Thursday, 12 June 2014

Life Lived with Brio

Okay, so you’re probably getting tired of hearing about my dog. But really, he takes up so much of my life, and I’m sure my kids (who take up most of the rest of it) wouldn’t like me to write about them, so you’re stuck with hearing about the dog. It's that or the garden, and right now the garden is drowning in rain, so dog it is.
Brio's name was suggested by Son Number Two. It's Italian and means "zest for life, energy, enthusiasm." Son Number Two had no idea how prophetic he was being when he suggested that name. But I'm finding Brio's name providential on an unexpected level.
I've written before about how Brio has taught me something about being Zen and in the moment. That experience caused me to make one of my new year’s resolutions be to watch for opportunities for Brio to teach me. There’s a lot I can learn from him, beyond the obvious things most puppies teach you: patience, endurance, discipline, the benefits of daily exercise… But he can also teach me sheer exuberance in living.
Brio doesn’t do things by halves. When he’s happy, he’s deliriously joyous, his whole body wriggling with excitement, and he greets you at the door after work as if you’re just returning from a year away in Africa. He radiates love. When he knows he has done something wrong, he slinks to the floor with his ears drooping backward as if you’ve just whipped him with barbed chains, even though you haven’t even raised your voice. When he plays, he throws himself into it with no reservations, leaping into the air to catch the ball, and skidding to such abrupt halts that he sometimes literally turns somersaults. Even as a puppy he showed no fear, hurtling himself with abandon from couch to coffee table and invariably crashing and tumbling to the floor. I'm amazed he never broke a rib. When he relaxes, he is boneless, spread in deep contentment over the cushion like a pool of amber syrup. When I rub his tummy, he squirms and twists into impossible shapes with a big grin on his face and his tongue dangling clownishly out the side of his mouth, the caricature of tickle. If he could giggle, he would. I think God did dogs a disservice in withholding laughter from them, but Brio certainly tries to laugh anyway. And when Brio is feeling tender, he presses himself against your legs and gazes up at you in adoration and you are caught in those laser-beam eyes, and you feel like the best-loved and most worthy human on the planet.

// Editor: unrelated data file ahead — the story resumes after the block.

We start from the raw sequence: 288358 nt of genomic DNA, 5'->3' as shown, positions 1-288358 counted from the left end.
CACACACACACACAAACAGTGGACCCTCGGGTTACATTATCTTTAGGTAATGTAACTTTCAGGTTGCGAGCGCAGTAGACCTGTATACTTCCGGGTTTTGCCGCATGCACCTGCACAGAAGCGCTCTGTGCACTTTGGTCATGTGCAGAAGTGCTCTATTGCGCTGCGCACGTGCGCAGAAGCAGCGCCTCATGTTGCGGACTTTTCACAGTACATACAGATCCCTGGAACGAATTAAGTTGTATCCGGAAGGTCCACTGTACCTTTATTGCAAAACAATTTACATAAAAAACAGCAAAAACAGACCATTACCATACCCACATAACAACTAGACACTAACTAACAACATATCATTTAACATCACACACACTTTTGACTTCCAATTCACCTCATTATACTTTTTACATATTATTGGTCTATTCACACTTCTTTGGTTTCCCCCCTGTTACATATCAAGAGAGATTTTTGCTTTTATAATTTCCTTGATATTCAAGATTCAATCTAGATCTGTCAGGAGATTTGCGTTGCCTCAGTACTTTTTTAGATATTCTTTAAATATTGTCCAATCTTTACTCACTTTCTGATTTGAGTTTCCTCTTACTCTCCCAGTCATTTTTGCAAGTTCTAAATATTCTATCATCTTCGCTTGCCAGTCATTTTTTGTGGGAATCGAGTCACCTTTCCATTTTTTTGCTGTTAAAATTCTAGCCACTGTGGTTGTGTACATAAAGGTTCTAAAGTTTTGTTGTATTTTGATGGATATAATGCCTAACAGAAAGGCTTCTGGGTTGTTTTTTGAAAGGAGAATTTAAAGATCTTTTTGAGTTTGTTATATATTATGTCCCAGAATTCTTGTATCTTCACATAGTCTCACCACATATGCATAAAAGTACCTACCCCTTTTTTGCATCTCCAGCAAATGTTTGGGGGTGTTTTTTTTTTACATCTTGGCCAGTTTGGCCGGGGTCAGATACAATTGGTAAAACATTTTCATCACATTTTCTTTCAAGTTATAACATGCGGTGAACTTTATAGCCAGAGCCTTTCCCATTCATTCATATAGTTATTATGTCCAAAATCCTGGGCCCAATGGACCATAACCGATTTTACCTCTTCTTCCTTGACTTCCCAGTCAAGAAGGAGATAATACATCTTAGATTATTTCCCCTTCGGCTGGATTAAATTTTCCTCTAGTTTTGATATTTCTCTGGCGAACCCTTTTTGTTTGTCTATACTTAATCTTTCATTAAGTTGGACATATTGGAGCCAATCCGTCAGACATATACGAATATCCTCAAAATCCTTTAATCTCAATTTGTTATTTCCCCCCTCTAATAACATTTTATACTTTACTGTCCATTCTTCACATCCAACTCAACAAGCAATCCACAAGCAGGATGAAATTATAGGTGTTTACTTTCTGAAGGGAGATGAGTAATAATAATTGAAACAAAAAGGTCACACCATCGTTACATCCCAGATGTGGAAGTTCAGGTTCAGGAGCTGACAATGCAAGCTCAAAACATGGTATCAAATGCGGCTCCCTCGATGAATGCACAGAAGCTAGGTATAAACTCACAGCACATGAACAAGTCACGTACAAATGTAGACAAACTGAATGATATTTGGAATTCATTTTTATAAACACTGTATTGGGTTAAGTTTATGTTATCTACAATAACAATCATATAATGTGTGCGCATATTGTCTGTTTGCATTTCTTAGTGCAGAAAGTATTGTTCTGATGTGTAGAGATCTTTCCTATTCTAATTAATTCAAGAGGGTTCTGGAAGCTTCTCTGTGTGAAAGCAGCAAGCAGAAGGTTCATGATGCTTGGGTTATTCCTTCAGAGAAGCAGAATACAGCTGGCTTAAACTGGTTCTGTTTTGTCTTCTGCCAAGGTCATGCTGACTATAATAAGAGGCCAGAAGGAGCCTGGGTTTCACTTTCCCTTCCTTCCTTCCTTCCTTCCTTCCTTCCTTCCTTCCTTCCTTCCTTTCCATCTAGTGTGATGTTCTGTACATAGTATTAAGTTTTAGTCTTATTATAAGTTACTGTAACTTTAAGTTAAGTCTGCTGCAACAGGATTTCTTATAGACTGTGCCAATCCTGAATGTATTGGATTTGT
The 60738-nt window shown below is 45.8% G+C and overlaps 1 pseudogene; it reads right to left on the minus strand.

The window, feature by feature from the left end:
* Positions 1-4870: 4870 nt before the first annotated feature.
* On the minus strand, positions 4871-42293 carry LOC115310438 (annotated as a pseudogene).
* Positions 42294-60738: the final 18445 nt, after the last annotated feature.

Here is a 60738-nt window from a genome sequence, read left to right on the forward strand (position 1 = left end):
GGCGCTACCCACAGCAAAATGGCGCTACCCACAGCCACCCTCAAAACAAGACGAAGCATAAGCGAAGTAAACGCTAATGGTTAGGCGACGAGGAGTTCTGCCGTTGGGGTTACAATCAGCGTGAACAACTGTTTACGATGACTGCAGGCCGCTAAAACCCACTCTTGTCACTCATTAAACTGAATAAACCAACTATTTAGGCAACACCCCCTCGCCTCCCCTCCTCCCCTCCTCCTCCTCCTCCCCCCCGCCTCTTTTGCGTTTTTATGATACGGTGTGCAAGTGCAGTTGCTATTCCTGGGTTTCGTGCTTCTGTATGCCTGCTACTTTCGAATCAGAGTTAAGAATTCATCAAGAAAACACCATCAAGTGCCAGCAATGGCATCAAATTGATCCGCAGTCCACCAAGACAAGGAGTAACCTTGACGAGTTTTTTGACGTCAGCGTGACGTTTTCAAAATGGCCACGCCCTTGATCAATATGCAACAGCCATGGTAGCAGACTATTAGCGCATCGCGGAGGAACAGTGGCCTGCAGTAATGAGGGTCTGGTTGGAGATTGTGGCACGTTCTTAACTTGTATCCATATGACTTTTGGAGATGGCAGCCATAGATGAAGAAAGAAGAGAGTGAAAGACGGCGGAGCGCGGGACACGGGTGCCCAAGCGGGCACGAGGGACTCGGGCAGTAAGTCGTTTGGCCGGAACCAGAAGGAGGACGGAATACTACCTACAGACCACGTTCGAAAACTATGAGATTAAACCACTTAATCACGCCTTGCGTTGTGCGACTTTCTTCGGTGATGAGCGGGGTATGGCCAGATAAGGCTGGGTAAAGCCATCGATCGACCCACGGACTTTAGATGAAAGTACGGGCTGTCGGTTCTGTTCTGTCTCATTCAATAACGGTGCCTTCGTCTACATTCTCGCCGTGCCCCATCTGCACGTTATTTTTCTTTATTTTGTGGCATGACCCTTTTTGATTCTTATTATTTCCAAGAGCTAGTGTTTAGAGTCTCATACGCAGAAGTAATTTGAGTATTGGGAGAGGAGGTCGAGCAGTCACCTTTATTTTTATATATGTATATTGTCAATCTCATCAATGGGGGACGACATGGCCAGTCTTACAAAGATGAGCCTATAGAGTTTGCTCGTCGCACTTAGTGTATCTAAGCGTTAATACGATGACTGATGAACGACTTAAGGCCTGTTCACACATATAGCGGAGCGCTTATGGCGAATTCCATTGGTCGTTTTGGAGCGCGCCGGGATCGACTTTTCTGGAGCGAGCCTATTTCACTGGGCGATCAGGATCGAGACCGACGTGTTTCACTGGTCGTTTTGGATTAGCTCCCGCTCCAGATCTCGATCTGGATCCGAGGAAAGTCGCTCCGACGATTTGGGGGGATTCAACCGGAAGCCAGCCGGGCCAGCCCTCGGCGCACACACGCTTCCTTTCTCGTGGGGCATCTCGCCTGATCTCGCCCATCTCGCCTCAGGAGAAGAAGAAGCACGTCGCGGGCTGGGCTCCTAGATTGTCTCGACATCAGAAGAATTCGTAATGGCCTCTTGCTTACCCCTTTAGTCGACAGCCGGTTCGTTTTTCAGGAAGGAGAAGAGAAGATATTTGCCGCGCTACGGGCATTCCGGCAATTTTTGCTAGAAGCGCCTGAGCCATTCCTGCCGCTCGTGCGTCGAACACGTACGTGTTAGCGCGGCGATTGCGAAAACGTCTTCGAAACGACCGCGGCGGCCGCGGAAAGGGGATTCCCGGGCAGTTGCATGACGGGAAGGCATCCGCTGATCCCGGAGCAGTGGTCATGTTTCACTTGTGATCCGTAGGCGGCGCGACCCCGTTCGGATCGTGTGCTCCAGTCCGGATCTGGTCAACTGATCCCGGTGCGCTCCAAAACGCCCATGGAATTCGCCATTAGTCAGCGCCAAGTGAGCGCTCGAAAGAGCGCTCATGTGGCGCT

I need to be more like my dog. How often do I hold myself back from fully experiencing the moment because of self-consciousness? How often do I talk myself out of intense feeling because of fear? Why do I tell myself the joy can't last so it's better not to get too into it? Am I the only person who does this? I think a part of me is afraid to love too much because someday I know I will be disappointed or bereft. But isn't that all the more reason to sink myself into the joy of now? To savour it while I've got it? Yes, I will undoubtedly experience loss down the road. But will holding back now make the loss any less deep later? Isn't it better to fully experience the love now, suck up every drop of it I can while I have the chance, and deal with the loss when it comes? Otherwise the whole journey is about loss, anticipated or real, and I will have missed out on what joy I could have had. I want to be able to look back on my life and know that I have loved fully and well, lived deeply, experienced intensely, and expanded my heart.

I think this is what Brio can teach me.

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